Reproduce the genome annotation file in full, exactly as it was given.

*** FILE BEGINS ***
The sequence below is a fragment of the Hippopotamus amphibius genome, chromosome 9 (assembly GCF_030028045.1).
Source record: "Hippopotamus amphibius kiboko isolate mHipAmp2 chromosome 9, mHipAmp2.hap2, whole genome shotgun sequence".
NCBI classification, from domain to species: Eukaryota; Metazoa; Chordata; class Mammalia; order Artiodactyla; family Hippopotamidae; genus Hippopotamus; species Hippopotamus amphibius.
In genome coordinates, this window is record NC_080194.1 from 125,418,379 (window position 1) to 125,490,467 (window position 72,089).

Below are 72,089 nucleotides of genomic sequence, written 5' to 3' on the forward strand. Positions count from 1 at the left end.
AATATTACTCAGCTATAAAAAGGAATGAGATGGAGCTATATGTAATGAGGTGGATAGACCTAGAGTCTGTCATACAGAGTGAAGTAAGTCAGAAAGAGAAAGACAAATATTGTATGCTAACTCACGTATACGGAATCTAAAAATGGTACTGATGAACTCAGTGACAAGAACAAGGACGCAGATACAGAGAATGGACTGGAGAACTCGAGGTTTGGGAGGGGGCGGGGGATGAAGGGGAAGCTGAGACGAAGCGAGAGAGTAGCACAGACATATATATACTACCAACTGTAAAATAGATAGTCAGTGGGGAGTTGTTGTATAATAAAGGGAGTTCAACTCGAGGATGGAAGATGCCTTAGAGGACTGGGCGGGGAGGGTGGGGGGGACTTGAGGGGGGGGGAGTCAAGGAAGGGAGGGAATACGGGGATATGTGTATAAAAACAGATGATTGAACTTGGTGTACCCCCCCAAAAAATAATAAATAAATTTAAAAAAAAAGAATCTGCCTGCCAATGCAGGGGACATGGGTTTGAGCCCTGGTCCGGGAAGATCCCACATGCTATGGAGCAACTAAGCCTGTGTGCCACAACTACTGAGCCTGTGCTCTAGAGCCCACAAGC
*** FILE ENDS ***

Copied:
The sequence below is a fragment of the Hippopotamus amphibius genome, chromosome 9 (assembly GCF_030028045.1).
Source record: "Hippopotamus amphibius kiboko isolate mHipAmp2 chromosome 9, mHipAmp2.hap2, whole genome shotgun sequence".
NCBI classification, from domain to species: Eukaryota; Metazoa; Chordata; class Mammalia; order Artiodactyla; family Hippopotamidae; genus Hippopotamus; species Hippopotamus amphibius.
In genome coordinates, this window is record NC_080194.1 from 125,418,379 (window position 1) to 125,490,467 (window position 72,089).

Below are 72,089 nucleotides of genomic sequence, written 5' to 3' on the forward strand. Positions count from 1 at the left end.
AATATTACTCAGCTATAAAAAGGAATGAGATGGAGCTATATGTAATGAGGTGGATAGACCTAGAGTCTGTCATACAGAGTGAAGTAAGTCAGAAAGAGAAAGACAAATATTGTATGCTAACTCACGTATACGGAATCTAAAAATGGTACTGATGAACTCAGTGACAAGAACAAGGACGCAGATACAGAGAATGGACTGGAGAACTCGAGGTTTGGGAGGGGGCGGGGGATGAAGGGGAAGCTGAGACGAAGCGAGAGAGTAGCACAGACATATATATACTACCAACTGTAAAATAGATAGTCAGTGGGGAGTTGTTGTATAATAAAGGGAGTTCAACTCGAGGATGGAAGATGCCTTAGAGGACTGGGCGGGGAGGGTGGGGGGGACTTGAGGGGGGGGGAGTCAAGGAAGGGAGGGAATACGGGGATATGTGTATAAAAACAGATGATTGAACTTGGTGTACCCCCCCAAAAAATAATAAATAAATTTAAAAAAAAAGAATCTGCCTGCCAATGCAGGGGACATGGGTTTGAGCCCTGGTCCGGGAAGATCCCACATGCTATGGAGCAACTAAGCCTGTGTGCCACAACTACTGAGCCTGTGCTCTAGAGCCCACAAGC